Herald Reporter

Millers and other private businesses who need wheat will be formally involved with Government in financing future wheat production, Minister of Lands, Agriculture, Water and Rural Resettlement Dr Anxious Masuka said yesterday.

Speaking at the opening of the winter wheat harvesting and marketing season, the 2020-2021 summer season preparedness and Ministry restructuring said the partnership will save foreign currency through import substitution.

Zimbabwe is expected to harvest nine months’ supply of wheat from the 2020 winter crop, saving up to US$60 million in imports and only having to import enough to cover the remaining three months supply, the Ministry of Lands, Agriculture, Water and Rural Resettlement will introduce summer wheat production starting with the 2021-2022 season to ensure wheat self-sufficiency and cut future imports.

Zimbabwe needs at least 400 000 tonnes of wheat a year to meet its flour demands, a tonnage the ministry is keen to achieve in line with the Government’s Vision 2030 of an upper middle income economy.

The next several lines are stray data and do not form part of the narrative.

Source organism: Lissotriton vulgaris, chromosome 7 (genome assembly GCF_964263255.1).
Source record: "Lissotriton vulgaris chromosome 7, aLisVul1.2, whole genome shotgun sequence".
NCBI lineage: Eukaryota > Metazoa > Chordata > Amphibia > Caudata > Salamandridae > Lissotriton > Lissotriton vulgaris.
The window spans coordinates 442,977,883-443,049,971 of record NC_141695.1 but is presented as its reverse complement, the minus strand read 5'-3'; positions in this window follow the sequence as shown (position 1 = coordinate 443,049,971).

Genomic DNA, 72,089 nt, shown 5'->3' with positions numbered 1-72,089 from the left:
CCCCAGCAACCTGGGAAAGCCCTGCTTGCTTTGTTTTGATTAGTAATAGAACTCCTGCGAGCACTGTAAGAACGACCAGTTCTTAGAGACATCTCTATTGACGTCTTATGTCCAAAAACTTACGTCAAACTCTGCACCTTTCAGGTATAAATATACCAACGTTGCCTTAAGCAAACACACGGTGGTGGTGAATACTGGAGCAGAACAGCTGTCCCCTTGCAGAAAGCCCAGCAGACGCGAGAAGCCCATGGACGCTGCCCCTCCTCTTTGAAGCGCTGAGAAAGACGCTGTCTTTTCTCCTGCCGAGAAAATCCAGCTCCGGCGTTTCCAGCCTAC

The ministry is also working on the multiplication of wheat seed in preparation for the 2021-2022 summer wheat cropping season.

“Going into the 2021 season, the Ministry of Lands, Agriculture Water and Rural Resettlement shall enter into memoranda of understanding with private value chain players to ensure private value chain financing and participation of the private sector in wheat production as captured in the Agriculture Recovery Plan, which envisages that at least 40 percent of such as grain processors, millers and stock feed manufacturers should secure their agricultural raw materials locally through value chain financing.

“The benefits of this approach are indeed multifarious, including foreign currency savings through import substitution, employment generation, local farmer capacitation and risk reduction,” he said.

Dr Masuka highlighted that farmers can now access inputs for the forthcoming summer cropping season under both the Climate-Proofed Presidential Inputs Scheme popularly known as Pfumvudza and Command Agriculture or the National Enhanced Agricultural Productivity Programme, as it is now called.

“We urge farmers to deliver their maize to the Grain Marketing Board to offset their debts. Only those farmers who have delivered maize to the GMB may be allocated inputs under the Command Agriculture Programme.”

Farmers needed to take advantage of the predicted normal to above normal rain season to ensure agriculture production and productivity are enhanced as the nation lay a firm foundation for food security now and into the future.